Chris Nash - Big and raw high school firstbaseman, the Indians have never been able to translate his strength into power or any kind of plate performance.  Fail.

Ryan Miller - late round flier who showed signs of life for Lake County in 2008, totally blew up in 2009.

Others

Jon Meloan - not drafted, but clearly a developmental failure.  Were never able to right his once promising ship.

Asdrubal Cabrera - huge victory.  Cabrera was a hugely underrated guy when we acquired him, but he has been able to translate that potential into actual performance.

Fausto Carmona - huge victory....turned huge failure? But this also involves the major league staff.

Frank Herrmann - Transition to bullpen was successful this season and might prove to be a very smart developmental move. That said, he didn't actually improve any of his numbers in the process.

Hector Rondon - Definitely looks like a victory in progress, has been getting better as he has advanced (at least until the final month of this season).

Rafael Perez - Another victory in terms of his minor league performance.  Was a borderline starter turned into a momentarily great reliever.

Jeanmar Gomez - Another seeming victory in progress.  His stuff has become more effective as he has moved through the system.

Josh Judy - 34th round 2007 pick, his numbers have also shown steady progress.  Could warrant a bullpen look in 2010.

Carlos Rivero - was looking good, but had a definite set back this season in his AA debut

Summary

There are lots of guys I have no doubt missed, and I have intentionally left most of the guys acquired from 2007-present out, because for most of them development is still a work in progress.  Generally, I think the Indians developmental system has been adequate, if not extraordinary.  We have had pitching successes (Aaron Laffey) and failures (Jon Meloan), hitting successes (Asdrubal Cabrera) and failures (Brad Snyder), college successes (Ryan Garko) and college failures (Wes Hodges), high school successes (Nick Weglarz) and high school failures (Chuck Lofgren).  Again, a real study would try to assess this quantitatively and comaratively, but I don't have time for that.

I will say the Indians success with pitchers have seemingly been with developing downward movement on their fastball and/or the development of a slider in particular as an effective secondary pitch.  There aren't a ton of changeup success stories in the system, or guys who have developed great power fastballs.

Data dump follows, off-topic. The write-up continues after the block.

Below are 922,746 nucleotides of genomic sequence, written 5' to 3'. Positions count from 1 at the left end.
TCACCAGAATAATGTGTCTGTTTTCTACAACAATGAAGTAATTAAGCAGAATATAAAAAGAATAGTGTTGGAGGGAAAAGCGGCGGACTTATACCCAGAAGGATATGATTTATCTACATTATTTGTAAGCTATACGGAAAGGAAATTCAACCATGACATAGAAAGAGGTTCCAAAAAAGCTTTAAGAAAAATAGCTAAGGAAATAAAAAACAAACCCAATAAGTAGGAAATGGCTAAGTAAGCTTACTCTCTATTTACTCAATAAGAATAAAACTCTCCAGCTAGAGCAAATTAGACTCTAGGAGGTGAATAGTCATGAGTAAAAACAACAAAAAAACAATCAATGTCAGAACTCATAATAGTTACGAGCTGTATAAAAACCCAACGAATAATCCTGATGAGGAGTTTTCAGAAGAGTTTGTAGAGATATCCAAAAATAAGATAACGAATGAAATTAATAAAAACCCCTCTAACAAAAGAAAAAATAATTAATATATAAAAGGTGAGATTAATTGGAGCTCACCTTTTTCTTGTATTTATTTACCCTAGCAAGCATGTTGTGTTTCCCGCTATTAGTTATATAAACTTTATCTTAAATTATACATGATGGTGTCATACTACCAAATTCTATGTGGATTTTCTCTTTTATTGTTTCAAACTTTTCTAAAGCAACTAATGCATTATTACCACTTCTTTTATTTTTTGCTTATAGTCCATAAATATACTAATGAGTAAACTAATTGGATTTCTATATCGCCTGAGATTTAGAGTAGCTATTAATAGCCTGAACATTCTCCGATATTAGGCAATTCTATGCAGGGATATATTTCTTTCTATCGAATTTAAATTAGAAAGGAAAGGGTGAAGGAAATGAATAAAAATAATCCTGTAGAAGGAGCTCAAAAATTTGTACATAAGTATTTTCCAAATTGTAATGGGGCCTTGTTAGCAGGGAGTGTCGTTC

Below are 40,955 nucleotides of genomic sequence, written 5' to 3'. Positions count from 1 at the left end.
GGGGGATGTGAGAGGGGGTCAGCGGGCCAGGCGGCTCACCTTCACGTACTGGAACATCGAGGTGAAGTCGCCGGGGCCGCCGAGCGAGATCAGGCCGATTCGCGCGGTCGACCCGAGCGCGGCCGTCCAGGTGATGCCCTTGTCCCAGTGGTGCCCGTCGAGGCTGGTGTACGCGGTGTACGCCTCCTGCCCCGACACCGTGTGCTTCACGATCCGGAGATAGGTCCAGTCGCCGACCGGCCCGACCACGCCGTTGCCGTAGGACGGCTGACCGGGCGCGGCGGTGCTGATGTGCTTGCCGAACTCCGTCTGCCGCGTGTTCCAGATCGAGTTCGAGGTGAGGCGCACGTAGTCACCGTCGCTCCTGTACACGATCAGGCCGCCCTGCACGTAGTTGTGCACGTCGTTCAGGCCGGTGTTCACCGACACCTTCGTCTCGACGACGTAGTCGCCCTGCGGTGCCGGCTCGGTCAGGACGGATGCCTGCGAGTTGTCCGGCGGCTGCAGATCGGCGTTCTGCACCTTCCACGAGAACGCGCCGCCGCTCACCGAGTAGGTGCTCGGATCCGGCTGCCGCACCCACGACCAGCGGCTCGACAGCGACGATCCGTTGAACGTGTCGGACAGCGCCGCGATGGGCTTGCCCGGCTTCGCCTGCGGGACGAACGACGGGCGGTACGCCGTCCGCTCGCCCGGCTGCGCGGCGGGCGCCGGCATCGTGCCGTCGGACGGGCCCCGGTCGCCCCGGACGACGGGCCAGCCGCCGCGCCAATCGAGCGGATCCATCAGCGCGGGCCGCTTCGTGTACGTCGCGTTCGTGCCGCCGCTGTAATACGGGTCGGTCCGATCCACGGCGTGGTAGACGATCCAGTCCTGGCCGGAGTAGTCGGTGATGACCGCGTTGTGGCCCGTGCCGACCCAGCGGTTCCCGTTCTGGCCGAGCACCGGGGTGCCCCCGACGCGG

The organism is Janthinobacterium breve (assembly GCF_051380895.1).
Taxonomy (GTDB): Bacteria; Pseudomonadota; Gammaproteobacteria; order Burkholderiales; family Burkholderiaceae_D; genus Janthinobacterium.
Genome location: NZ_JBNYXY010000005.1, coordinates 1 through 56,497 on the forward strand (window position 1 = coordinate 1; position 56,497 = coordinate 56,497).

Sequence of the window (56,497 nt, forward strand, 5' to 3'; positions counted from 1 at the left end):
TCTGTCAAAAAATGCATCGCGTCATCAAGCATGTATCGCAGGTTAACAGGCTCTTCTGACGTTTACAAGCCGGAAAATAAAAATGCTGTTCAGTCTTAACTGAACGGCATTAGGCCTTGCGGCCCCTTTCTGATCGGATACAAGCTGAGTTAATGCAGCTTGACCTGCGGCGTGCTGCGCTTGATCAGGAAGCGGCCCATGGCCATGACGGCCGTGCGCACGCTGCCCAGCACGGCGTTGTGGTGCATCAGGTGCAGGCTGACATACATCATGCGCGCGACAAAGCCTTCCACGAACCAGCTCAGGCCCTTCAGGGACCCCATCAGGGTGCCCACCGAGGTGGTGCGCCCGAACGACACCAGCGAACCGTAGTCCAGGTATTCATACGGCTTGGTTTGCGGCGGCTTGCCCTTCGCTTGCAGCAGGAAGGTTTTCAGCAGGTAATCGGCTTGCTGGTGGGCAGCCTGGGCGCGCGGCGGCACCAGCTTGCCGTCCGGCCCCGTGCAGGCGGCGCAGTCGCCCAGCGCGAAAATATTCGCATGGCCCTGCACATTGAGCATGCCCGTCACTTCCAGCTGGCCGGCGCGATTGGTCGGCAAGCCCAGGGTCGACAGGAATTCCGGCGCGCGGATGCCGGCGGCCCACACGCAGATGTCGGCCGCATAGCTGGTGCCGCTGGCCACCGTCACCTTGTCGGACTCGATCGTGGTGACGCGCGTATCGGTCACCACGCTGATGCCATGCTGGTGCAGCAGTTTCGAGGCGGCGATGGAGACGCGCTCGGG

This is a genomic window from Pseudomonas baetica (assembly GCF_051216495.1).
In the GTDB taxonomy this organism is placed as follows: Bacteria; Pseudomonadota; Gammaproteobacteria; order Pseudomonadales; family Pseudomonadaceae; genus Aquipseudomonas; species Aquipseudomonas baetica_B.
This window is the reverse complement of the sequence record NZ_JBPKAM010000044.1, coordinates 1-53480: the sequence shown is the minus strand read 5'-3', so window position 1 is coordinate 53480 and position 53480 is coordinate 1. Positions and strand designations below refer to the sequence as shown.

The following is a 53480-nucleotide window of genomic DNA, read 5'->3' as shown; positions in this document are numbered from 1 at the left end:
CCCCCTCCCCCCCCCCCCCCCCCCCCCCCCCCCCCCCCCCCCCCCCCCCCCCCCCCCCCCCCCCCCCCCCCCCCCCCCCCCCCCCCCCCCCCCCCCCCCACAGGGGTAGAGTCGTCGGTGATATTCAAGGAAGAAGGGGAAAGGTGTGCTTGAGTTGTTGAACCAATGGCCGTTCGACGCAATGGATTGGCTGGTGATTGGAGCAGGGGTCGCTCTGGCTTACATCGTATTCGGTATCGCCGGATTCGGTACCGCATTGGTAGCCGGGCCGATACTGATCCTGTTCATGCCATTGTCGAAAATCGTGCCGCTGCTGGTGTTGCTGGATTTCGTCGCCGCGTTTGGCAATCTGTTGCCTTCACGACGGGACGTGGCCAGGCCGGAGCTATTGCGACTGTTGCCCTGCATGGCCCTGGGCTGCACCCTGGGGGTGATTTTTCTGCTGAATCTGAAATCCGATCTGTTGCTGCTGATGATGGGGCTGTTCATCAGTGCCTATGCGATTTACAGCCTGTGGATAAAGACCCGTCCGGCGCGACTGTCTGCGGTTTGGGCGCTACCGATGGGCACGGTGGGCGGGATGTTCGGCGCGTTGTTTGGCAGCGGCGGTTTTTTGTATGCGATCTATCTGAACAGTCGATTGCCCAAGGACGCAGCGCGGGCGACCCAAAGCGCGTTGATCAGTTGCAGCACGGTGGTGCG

At the plate, it is my sense that certain players who have struggled have gone back and forth between trying to achieve their power potential, while also maintaining a reasonable plate approach.  Beau Mills seems to be a case of this in progress, where last season he was showing some signs of actually improving in both areas (following a half-season debut with good power and bad discipline), only to come crashing down in many ways this season.  I always find it disappointing when guys who showed plus defensive skills, like Brad Snyder, could not ever quite work it out at the plate enough to get a shot at the major league level.  Fire everyone! - mabe.  But I'd probably rather see an easing of the constraints on the system.  Not an abandonment of the over-arching organizational philosophy on player development, but an openness to the reality that Cleveland is not the greatest organization on the planet and does not have all of the answers.

Just about any individual performance success story or failure can be viewed either as a result of the player's contribution or that of the coaches - so it is impossible to really get at the latter.  Only systematic problems give reasonable evidence of organizational failings in this regard.  By and large I don't think the Indians system has those.  I question sometimes whether the one size fits all approach to development and advancement works for everyone, but some of the player development decisions made this year (Abner Abreu, Lonnie Chisenhall, Zach Putnam) suggest a more flexible approach on behalf of the front office.  The bottom line is that I think the Indians do a good job of getting players to perform to the level that is expected of them.   There are not that many examples of guys turning into something more than was ever thought possible, but I would guess these are rare in every organization.  There are also not a lot of total failures which don't have some major injury component to them.  Fire everyone! - maybe.  But I'd probably rather just see more humility in the current organizational philosophy towards development.  The Indians are not the greatest organization on the planet and do not know the answers to every (or these days any) question.  Allowing a little flexibility and opening the channels of communication regarding development up to a few more smart voices might not be a bad idea.